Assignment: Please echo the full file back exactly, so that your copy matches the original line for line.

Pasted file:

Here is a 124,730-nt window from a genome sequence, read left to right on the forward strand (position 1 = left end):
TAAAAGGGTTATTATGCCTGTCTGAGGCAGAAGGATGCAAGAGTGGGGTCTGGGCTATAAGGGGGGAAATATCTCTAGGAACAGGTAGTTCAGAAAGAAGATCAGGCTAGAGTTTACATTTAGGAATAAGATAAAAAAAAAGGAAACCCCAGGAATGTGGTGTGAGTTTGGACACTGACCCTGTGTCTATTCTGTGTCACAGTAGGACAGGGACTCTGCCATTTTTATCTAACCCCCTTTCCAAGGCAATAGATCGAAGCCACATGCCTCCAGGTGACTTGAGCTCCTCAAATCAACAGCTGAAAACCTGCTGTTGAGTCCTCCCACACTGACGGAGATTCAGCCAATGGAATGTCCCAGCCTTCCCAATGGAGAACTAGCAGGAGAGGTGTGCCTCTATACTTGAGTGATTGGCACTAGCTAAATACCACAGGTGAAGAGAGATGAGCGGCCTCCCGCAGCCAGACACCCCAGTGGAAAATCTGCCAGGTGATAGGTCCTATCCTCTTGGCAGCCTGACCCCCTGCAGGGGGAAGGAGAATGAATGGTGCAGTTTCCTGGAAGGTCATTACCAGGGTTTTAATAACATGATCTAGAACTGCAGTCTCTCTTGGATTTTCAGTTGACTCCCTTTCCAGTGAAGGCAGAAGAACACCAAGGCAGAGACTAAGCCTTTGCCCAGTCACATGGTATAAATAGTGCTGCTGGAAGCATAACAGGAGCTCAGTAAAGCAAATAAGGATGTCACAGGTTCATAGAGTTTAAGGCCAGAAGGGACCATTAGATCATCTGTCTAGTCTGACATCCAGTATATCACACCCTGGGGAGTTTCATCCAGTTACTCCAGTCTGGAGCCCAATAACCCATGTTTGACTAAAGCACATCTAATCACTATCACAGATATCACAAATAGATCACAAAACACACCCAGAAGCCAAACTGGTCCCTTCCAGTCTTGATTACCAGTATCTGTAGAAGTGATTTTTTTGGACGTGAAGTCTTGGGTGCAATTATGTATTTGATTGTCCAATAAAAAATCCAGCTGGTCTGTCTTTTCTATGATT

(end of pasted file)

Here is a 124,730-nt window from a genome sequence, read left to right on the forward strand (position 1 = left end):
TAAAAGGGTTATTATGCCTGTCTGAGGCAGAAGGATGCAAGAGTGGGGTCTGGGCTATAAGGGGGGAAATATCTCTAGGAACAGGTAGTTCAGAAAGAAGATCAGGCTAGAGTTTACATTTAGGAATAAGATAAAAAAAAAGGAAACCCCAGGAATGTGGTGTGAGTTTGGACACTGACCCTGTGTCTATTCTGTGTCACAGTAGGACAGGGACTCTGCCATTTTTATCTAACCCCCTTTCCAAGGCAATAGATCGAAGCCACATGCCTCCAGGTGACTTGAGCTCCTCAAATCAACAGCTGAAAACCTGCTGTTGAGTCCTCCCACACTGACGGAGATTCAGCCAATGGAATGTCCCAGCCTTCCCAATGGAGAACTAGCAGGAGAGGTGTGCCTCTATACTTGAGTGATTGGCACTAGCTAAATACCACAGGTGAAGAGAGATGAGCGGCCTCCCGCAGCCAGACACCCCAGTGGAAAATCTGCCAGGTGATAGGTCCTATCCTCTTGGCAGCCTGACCCCCTGCAGGGGGAAGGAGAATGAATGGTGCAGTTTCCTGGAAGGTCATTACCAGGGTTTTAATAACATGATCTAGAACTGCAGTCTCTCTTGGATTTTCAGTTGACTCCCTTTCCAGTGAAGGCAGAAGAACACCAAGGCAGAGACTAAGCCTTTGCCCAGTCACATGGTATAAATAGTGCTGCTGGAAGCATAACAGGAGCTCAGTAAAGCAAATAAGGATGTCACAGGTTCATAGAGTTTAAGGCCAGAAGGGACCATTAGATCATCTGTCTAGTCTGACATCCAGTATATCACACCCTGGGGAGTTTCATCCAGTTACTCCAGTCTGGAGCCCAATAACCCATGTTTGACTAAAGCACATCTAATCACTATCACAGATATCACAAATAGATCACAAAACACACCCAGAAGCCAAACTGGTCCCTTCCAGTCTTGATTACCAGTATCTGTAGAAGTGATTTTTTTGGACGTGAAGTCTTGGGTGCAATTATGTATTTGATTGTCCAATAAAAAATCCAGCTGGTCTGTCTTTTCTATGATT